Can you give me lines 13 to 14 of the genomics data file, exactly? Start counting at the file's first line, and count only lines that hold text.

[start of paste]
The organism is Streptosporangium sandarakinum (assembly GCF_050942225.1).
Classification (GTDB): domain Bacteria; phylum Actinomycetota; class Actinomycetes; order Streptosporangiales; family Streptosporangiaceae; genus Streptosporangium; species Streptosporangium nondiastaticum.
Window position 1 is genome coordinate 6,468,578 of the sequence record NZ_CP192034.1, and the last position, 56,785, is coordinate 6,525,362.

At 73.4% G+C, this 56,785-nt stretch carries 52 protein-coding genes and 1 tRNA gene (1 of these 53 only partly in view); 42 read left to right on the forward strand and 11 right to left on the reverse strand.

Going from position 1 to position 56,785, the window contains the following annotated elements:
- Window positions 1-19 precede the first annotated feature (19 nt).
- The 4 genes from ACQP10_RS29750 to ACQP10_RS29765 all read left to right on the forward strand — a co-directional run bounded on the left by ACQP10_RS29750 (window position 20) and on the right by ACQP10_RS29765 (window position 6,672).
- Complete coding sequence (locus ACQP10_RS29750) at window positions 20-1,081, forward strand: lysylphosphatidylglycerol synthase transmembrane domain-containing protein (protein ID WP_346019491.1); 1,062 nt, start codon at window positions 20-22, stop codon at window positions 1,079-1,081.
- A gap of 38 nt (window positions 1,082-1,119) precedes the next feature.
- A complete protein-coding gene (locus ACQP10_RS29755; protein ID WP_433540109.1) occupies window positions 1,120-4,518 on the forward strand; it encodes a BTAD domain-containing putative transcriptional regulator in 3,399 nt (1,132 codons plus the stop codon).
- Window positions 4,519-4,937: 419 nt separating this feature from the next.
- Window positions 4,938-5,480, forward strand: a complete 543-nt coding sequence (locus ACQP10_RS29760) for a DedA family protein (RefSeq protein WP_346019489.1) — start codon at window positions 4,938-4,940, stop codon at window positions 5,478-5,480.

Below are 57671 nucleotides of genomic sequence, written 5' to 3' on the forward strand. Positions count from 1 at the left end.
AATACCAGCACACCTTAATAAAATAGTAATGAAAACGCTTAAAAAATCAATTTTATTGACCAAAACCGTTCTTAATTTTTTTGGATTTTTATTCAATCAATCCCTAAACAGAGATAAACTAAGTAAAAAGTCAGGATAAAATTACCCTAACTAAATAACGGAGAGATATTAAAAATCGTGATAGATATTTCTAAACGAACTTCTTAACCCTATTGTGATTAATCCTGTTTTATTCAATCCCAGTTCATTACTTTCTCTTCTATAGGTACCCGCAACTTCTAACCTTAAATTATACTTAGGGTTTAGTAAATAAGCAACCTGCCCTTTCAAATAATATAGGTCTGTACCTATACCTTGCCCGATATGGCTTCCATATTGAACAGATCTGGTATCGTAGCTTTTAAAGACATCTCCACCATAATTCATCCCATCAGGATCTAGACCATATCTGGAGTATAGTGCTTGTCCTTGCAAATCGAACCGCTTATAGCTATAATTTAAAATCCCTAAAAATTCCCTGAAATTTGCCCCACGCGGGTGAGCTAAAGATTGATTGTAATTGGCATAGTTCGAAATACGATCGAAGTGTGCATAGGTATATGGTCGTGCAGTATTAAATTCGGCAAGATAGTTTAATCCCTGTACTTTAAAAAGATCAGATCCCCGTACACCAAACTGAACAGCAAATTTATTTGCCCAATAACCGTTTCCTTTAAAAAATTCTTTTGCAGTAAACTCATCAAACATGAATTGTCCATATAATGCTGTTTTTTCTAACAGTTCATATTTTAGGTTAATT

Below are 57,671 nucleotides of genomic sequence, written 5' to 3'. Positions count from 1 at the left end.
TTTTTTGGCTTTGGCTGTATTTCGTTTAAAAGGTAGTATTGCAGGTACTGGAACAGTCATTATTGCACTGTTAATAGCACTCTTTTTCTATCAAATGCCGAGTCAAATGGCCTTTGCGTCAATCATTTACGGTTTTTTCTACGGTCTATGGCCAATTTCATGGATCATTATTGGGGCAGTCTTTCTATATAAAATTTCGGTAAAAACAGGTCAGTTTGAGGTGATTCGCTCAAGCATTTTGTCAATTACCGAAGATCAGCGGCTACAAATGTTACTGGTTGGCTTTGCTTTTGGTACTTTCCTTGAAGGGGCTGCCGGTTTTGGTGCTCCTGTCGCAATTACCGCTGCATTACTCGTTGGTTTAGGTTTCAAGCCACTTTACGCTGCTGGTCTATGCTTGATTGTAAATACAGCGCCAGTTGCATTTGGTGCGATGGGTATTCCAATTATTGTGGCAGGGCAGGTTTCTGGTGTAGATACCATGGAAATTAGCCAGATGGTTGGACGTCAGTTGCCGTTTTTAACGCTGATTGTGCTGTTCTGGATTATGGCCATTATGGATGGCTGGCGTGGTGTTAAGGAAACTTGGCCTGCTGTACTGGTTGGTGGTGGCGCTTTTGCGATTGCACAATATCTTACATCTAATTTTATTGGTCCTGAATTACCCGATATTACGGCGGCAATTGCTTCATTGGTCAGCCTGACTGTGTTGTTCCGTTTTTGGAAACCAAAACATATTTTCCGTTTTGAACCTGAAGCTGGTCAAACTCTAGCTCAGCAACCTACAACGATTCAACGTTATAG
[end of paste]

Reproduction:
Below are 57671 nucleotides of genomic sequence, written 5' to 3' on the forward strand. Positions count from 1 at the left end.
AATACCAGCACACCTTAATAAAATAGTAATGAAAACGCTTAAAAAATCAATTTTATTGACCAAAACCGTTCTTAATTTTTTTGGATTTTTATTCAATCAATCCCTAAACAGAGATAAACTAAGTAAAAAGTCAGGATAAAATTACCCTAACTAAATAACGGAGAGATATTAAAAATCGTGATAGATATTTCTAAACGAACTTCTTAACCCTATTGTGATTAATCCTGTTTTATTCAATCCCAGTTCATTACTTTCTCTTCTATAGGTACCCGCAACTTCTAACCTTAAATTATACTTAGGGTTTAGTAAATAAGCAACCTGCCCTTTCAAATAATATAGGTCTGTACCTATACCTTGCCCGATATGGCTTCCATATTGAACAGATCTGGTATCGTAGCTTTTAAAGACATCTCCACCATAATTCATCCCATCAGGATCTAGACCATATCTGGAGTATAGTGCTTGTCCTTGCAAATCGAACCGCTTATAGCTATAATTTAAAATCCCTAAAAATTCCCTGAAATTTGCCCCACGCGGGTGAGCTAAAGATTGATTGTAATTGGCATAGTTCGAAATACGATCGAAGTGTGCATAGGTATATGGTCGTGCAGTATTAAATTCGGCAAGATAGTTTAATCCCTGTACTTTAAAAAGATCAGATCCCCGTACACCAAACTGAACAGCAAATTTATTTGCCCAATAACCGTTTCCTTTAAAAAATTCTTTTGCAGTAAACTCATCAAACATGAATTGTCCATATAATGCTGTTTTTTCTAACAGTTCATATTTTAGGTTAATT